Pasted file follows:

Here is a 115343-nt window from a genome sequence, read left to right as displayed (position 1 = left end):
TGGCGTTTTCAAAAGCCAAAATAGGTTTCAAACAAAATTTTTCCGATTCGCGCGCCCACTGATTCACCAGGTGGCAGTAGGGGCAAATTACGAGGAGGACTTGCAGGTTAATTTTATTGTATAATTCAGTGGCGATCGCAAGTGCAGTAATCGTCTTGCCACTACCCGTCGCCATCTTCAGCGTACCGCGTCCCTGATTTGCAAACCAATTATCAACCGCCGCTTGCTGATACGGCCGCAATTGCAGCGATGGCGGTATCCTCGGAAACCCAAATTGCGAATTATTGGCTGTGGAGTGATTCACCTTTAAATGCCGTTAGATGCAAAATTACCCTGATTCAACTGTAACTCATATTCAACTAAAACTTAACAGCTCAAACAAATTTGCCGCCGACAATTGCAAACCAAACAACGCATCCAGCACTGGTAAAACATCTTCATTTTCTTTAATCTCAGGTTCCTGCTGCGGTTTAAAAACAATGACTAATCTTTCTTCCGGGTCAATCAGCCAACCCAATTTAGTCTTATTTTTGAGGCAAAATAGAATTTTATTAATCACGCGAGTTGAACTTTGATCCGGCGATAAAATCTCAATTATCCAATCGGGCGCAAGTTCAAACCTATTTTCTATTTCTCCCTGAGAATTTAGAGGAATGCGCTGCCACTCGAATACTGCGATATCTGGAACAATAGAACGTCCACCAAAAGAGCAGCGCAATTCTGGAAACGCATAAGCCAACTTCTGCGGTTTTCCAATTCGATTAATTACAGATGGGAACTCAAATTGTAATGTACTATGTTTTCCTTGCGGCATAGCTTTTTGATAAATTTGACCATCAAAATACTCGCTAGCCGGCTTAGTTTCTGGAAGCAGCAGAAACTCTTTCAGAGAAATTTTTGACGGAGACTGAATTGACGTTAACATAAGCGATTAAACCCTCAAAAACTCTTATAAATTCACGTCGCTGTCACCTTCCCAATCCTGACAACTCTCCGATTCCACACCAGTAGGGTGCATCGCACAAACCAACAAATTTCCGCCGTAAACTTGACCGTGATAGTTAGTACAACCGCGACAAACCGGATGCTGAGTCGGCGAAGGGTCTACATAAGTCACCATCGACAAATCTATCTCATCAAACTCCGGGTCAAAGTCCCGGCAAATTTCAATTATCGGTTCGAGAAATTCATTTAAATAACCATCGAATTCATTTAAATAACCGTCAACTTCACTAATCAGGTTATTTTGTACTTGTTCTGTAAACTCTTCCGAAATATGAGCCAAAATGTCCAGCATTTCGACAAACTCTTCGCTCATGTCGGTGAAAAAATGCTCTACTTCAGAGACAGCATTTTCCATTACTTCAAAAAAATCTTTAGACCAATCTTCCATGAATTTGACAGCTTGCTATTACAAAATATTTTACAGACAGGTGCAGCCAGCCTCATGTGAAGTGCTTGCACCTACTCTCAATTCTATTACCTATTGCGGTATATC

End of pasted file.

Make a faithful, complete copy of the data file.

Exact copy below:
Here is a 115343-nt window from a genome sequence, read left to right as displayed (position 1 = left end):
TGGCGTTTTCAAAAGCCAAAATAGGTTTCAAACAAAATTTTTCCGATTCGCGCGCCCACTGATTCACCAGGTGGCAGTAGGGGCAAATTACGAGGAGGACTTGCAGGTTAATTTTATTGTATAATTCAGTGGCGATCGCAAGTGCAGTAATCGTCTTGCCACTACCCGTCGCCATCTTCAGCGTACCGCGTCCCTGATTTGCAAACCAATTATCAACCGCCGCTTGCTGATACGGCCGCAATTGCAGCGATGGCGGTATCCTCGGAAACCCAAATTGCGAATTATTGGCTGTGGAGTGATTCACCTTTAAATGCCGTTAGATGCAAAATTACCCTGATTCAACTGTAACTCATATTCAACTAAAACTTAACAGCTCAAACAAATTTGCCGCCGACAATTGCAAACCAAACAACGCATCCAGCACTGGTAAAACATCTTCATTTTCTTTAATCTCAGGTTCCTGCTGCGGTTTAAAAACAATGACTAATCTTTCTTCCGGGTCAATCAGCCAACCCAATTTAGTCTTATTTTTGAGGCAAAATAGAATTTTATTAATCACGCGAGTTGAACTTTGATCCGGCGATAAAATCTCAATTATCCAATCGGGCGCAAGTTCAAACCTATTTTCTATTTCTCCCTGAGAATTTAGAGGAATGCGCTGCCACTCGAATACTGCGATATCTGGAACAATAGAACGTCCACCAAAAGAGCAGCGCAATTCTGGAAACGCATAAGCCAACTTCTGCGGTTTTCCAATTCGATTAATTACAGATGGGAACTCAAATTGTAATGTACTATGTTTTCCTTGCGGCATAGCTTTTTGATAAATTTGACCATCAAAATACTCGCTAGCCGGCTTAGTTTCTGGAAGCAGCAGAAACTCTTTCAGAGAAATTTTTGACGGAGACTGAATTGACGTTAACATAAGCGATTAAACCCTCAAAAACTCTTATAAATTCACGTCGCTGTCACCTTCCCAATCCTGACAACTCTCCGATTCCACACCAGTAGGGTGCATCGCACAAACCAACAAATTTCCGCCGTAAACTTGACCGTGATAGTTAGTACAACCGCGACAAACCGGATGCTGAGTCGGCGAAGGGTCTACATAAGTCACCATCGACAAATCTATCTCATCAAACTCCGGGTCAAAGTCCCGGCAAATTTCAATTATCGGTTCGAGAAATTCATTTAAATAACCATCGAATTCATTTAAATAACCGTCAACTTCACTAATCAGGTTATTTTGTACTTGTTCTGTAAACTCTTCCGAAATATGAGCCAAAATGTCCAGCATTTCGACAAACTCTTCGCTCATGTCGGTGAAAAAATGCTCTACTTCAGAGACAGCATTTTCCATTACTTCAAAAAAATCTTTAGACCAATCTTCCATGAATTTGACAGCTTGCTATTACAAAATATTTTACAGACAGGTGCAGCCAGCCTCATGTGAAGTGCTTGCACCTACTCTCAATTCTATTACCTATTGCGGTATATC